“The federal Office of Inspector General (OIG) also has expressed concern about labs placing phlebotomists in physician’s offices,” observed Smith. “However, to date, the OIG has not announced a bright-line rule that the practice is unlawful.

“The core question in this context— under all types of anti-kickback laws—is this: ‘Does the lab intend to induce a referral by offering the physician something of value?’ Those prohibitions can apply,” he said, “whether that value appears in the form of cash payments or free personnel to perform services.”

New Florida Law Aims To Eliminate Ambiguity

FLORIDA LAW HB 787, titled “An Act Relating to Health Care Facilities,” defines precisely what labs cannot do regarding the placement of personnel in doctors’ offices. The law states:

A clinical laboratory is prohibited from, directly or indirectly, providing through employees, contractors, an independent staffing company, lease agreement, or otherwise, personnel to perform any functions or duties in a physician’s office, or any part of a physician’s office, for any purpose whatsoever, including for the collection or handling of specimens, unless the laboratory and the physician’s office are wholly owned and operated by the same entity.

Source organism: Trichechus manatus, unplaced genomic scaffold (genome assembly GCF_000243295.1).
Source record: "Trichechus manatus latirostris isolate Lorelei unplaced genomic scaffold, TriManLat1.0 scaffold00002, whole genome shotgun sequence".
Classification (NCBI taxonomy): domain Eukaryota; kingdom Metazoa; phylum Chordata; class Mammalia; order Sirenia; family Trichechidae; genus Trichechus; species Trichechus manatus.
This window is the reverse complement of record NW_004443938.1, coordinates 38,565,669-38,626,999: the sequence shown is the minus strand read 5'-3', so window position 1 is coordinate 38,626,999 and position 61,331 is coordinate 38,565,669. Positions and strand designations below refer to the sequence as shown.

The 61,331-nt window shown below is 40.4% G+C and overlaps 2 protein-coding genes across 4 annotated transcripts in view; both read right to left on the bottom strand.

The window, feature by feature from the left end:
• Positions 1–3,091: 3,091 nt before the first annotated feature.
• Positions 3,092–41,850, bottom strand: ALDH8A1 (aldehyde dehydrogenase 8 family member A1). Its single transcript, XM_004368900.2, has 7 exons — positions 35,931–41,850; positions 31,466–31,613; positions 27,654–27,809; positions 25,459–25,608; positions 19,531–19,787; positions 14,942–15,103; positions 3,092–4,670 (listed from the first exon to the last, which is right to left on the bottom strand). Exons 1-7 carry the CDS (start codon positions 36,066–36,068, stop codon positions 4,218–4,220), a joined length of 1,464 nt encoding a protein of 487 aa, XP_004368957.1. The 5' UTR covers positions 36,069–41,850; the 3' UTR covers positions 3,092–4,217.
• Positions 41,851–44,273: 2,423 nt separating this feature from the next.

A clinical lab is prohibited from leasing space within any part of a physician’s office for any purpose, including for the purpose of establishing a collection station.

The agency shall promptly investigate all complaints of noncompliance with subsection (1). The agency shall impose a fine of $5,000 for each separate violation of subsection (1). In addition, the agency shall deny an application for a license or license renewal if the applicant, or any other entity with one or more common controlling interests in the applicant, demonstrates a pat- tern of violating subsection (1). A pattern may be demonstrated by a showing of at least two such violations.


Level Playing Field Good for All Labs

ONE LAB INDUSTRY EXECUTIVE with extensive experience in lab sales and marketing for large health systems and public laboratory companies points out that compliance with both federal and state laws should help small labs in Florida compete more effectively.

“By eliminating the ability to put phlebotomists in doctor’s offices, this new Florida law will help to level the playing field,” stated Julie Pantalone, who is Vice President of Sales at Atlas Medical in Calabasas, California.

“Smaller labs—with a proportionally higher cost structure—often feel they are at a disadvantage against larger labs because it’s hard to justify the added financial impact of putting a phlebotomist in a doctor’s office,” explained Pantalone. “Physicians— especially high-volume specialists—ask labs to put phlebotomists in their offices.

“Many labs, when signing agreements for these arrangements, spell out what the phlebotomists can and can’t do,” she said. “But just because the lab has a piece of paper signed by the doctor and the lab, that doesn’t mean the phlebotomists will follow those guidelines. Plus, how does a small lab justify putting an employee in place to draw 20 patients a day when that phlebotomist could do 40+ patients a day in a patient service center?”